It’s just kind of a blunt reality that the fossil-fuel enterprise has done a regulatory capture of the entire planet, and we’re involved in a war for oil, and it’s the curse of oil, and it’s a war for a curse that’s endless and happening. You know, it gets boring running around being a Cassandra. Starting Earth Day in 1970 was a pretty late start considering the multicentury scope of this problem.
I will pass the rest of my lifetime in the shadow of climate change. It’s not about warning people in 2011, or trying to avert or defuse a misfortune. The wolf is beyond the door. The wolf is in the living room. This is the anthropocenic condition. This is how we live. This is force majeure. It’s here. It’s very obvious.
There are no national forests. You cannot protect a forest with a nation. There are forests that protect nations.
The global climate crisis is the climate crisis and it’s global because the globe is an externality. “Don’t pollute you, don’t pollute me, pollute that fellow behind me.” Just throw that into the atmosphere because the atmosphere is somebody else’s problem.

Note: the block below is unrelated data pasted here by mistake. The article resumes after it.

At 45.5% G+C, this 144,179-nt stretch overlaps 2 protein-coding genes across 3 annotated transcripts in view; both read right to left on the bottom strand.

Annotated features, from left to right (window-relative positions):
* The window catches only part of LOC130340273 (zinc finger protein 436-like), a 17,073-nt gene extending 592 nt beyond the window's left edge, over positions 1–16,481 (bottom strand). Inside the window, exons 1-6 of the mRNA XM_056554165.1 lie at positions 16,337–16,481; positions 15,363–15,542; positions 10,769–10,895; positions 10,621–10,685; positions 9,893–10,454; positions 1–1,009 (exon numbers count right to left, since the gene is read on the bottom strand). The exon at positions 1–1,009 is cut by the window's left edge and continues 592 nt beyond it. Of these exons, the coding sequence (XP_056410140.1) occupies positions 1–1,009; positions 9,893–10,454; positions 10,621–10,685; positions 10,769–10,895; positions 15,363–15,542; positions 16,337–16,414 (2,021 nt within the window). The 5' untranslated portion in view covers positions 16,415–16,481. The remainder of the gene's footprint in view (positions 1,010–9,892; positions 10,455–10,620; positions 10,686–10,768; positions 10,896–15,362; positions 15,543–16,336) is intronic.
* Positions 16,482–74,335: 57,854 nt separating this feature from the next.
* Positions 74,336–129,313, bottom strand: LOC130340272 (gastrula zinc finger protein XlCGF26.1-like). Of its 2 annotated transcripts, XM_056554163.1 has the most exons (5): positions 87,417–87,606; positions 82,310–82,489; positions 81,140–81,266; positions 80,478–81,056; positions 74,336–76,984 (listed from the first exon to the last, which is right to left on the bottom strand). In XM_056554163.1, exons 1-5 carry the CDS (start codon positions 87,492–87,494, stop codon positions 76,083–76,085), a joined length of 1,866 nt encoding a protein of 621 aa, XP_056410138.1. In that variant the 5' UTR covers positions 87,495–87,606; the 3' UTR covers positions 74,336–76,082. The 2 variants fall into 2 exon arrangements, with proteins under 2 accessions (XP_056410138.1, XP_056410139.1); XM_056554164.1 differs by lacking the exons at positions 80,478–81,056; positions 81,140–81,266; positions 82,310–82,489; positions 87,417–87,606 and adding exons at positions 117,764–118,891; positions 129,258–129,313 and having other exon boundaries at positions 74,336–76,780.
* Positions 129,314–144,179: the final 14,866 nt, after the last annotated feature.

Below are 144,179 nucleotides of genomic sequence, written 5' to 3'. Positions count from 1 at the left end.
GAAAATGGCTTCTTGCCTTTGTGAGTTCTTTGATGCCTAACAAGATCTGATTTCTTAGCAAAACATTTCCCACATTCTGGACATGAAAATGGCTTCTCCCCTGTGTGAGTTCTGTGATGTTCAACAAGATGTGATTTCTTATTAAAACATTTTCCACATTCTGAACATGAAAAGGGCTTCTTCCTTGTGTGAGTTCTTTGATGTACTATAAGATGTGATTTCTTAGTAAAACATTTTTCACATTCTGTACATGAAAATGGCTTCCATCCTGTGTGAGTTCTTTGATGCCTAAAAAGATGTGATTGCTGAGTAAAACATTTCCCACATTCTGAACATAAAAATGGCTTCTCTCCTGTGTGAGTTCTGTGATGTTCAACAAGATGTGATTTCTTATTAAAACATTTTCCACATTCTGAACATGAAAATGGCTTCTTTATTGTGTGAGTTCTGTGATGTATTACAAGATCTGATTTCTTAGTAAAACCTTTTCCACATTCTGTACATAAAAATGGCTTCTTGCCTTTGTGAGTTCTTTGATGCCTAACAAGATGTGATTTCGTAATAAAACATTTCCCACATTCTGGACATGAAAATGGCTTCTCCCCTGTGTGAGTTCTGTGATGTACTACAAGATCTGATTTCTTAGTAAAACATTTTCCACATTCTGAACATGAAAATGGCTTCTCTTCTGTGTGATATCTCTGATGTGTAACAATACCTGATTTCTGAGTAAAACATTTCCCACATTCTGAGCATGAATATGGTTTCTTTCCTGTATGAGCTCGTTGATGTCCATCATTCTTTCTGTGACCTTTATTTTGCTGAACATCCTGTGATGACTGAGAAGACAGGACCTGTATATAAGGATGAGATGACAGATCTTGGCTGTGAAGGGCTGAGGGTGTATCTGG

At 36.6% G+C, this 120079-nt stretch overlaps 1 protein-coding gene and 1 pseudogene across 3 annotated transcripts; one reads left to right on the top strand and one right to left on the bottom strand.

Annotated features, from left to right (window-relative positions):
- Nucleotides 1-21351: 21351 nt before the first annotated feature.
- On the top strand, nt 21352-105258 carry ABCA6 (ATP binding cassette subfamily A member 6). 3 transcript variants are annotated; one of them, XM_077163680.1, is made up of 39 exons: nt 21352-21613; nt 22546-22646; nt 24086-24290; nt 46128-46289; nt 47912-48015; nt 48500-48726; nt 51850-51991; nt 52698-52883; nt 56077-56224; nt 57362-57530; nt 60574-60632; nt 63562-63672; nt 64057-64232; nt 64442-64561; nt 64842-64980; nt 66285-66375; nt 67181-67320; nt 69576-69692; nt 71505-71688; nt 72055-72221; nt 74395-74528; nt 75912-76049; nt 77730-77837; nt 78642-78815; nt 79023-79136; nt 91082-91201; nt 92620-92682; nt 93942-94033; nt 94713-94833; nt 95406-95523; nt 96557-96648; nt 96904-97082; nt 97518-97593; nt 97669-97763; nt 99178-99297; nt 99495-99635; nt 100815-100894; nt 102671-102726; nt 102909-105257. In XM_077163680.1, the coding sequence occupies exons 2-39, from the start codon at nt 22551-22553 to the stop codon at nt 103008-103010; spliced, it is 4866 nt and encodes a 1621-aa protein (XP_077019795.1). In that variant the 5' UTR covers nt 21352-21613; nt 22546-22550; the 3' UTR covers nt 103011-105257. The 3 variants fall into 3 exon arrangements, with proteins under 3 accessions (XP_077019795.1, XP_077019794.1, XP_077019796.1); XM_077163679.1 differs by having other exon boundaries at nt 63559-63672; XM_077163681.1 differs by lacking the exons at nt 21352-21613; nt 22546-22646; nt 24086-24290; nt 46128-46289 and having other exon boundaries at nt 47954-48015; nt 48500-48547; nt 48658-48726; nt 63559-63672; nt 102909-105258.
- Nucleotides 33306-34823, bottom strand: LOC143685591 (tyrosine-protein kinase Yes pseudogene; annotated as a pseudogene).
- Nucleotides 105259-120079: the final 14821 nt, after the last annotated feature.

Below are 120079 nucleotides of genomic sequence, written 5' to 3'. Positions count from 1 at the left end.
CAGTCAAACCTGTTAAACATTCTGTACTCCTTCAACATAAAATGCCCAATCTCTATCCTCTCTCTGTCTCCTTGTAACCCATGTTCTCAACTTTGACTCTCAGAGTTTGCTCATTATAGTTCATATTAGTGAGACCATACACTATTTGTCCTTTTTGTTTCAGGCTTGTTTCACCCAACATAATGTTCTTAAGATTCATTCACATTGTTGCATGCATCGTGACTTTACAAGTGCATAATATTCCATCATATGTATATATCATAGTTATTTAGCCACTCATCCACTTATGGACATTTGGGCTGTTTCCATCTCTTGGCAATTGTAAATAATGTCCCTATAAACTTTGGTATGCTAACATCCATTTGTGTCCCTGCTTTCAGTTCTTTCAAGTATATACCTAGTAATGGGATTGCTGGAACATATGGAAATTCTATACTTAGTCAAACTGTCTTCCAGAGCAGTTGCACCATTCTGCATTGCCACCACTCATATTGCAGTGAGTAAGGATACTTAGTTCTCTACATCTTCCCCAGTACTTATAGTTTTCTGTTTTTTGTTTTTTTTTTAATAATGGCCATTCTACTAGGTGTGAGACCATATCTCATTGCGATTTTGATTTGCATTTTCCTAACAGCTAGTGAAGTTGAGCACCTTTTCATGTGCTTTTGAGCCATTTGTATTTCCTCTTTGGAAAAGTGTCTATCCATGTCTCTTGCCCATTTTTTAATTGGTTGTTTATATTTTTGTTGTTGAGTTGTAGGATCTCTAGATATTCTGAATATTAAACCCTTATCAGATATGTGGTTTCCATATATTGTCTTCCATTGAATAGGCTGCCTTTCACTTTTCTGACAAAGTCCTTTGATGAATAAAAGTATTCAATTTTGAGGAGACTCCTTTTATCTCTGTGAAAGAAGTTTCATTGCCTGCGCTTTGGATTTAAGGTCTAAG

The thing that encourages me or sort of offers daylight is there’s no pro-climate crisis party. There’s no government that actually likes the idea of wrecking the climate. It doesn’t really benefit anybody. It really is an externality. It’s just something that’s entropic.
CleanTechnica has a post on Ethiopia's plans to harness large scale wind and geothermal power - Africa at the Energy Crossroads: Ethiopia Launches 6 Wind, 1 Geothermal Power Project.
Ethiopia isn’t a country that comes up often when discussing renewable energy, but the Ethiopian Electric Power Coroporation (EEPCO) this past week announced it’s starting construction of six wind power projects and one geothermal power plant. In total, electricity generation capacity for the renewable energy projects totals more than one gigawatt (1 GW), Ethtiopian news service NewsDire reported.